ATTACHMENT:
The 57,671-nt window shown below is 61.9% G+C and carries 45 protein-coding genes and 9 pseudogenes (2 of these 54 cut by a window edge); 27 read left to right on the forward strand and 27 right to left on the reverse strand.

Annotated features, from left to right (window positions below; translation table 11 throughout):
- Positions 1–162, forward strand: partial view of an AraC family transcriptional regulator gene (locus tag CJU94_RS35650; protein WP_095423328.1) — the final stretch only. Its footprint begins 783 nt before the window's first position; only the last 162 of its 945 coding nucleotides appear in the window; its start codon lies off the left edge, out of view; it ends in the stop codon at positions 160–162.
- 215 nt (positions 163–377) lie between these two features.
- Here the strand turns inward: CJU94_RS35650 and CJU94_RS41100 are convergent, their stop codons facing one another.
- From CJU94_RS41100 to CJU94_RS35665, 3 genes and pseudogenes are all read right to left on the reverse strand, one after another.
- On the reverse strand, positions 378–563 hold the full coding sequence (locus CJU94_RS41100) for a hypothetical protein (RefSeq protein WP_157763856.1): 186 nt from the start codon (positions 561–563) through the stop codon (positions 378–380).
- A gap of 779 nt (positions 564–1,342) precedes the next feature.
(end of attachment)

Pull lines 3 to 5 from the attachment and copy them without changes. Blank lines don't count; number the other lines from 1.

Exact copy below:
- Positions 1–162, forward strand: partial view of an AraC family transcriptional regulator gene (locus tag CJU94_RS35650; protein WP_095423328.1) — the final stretch only. Its footprint begins 783 nt before the window's first position; only the last 162 of its 945 coding nucleotides appear in the window; its start codon lies off the left edge, out of view; it ends in the stop codon at positions 160–162.
- 215 nt (positions 163–377) lie between these two features.
- Here the strand turns inward: CJU94_RS35650 and CJU94_RS41100 are convergent, their stop codons facing one another.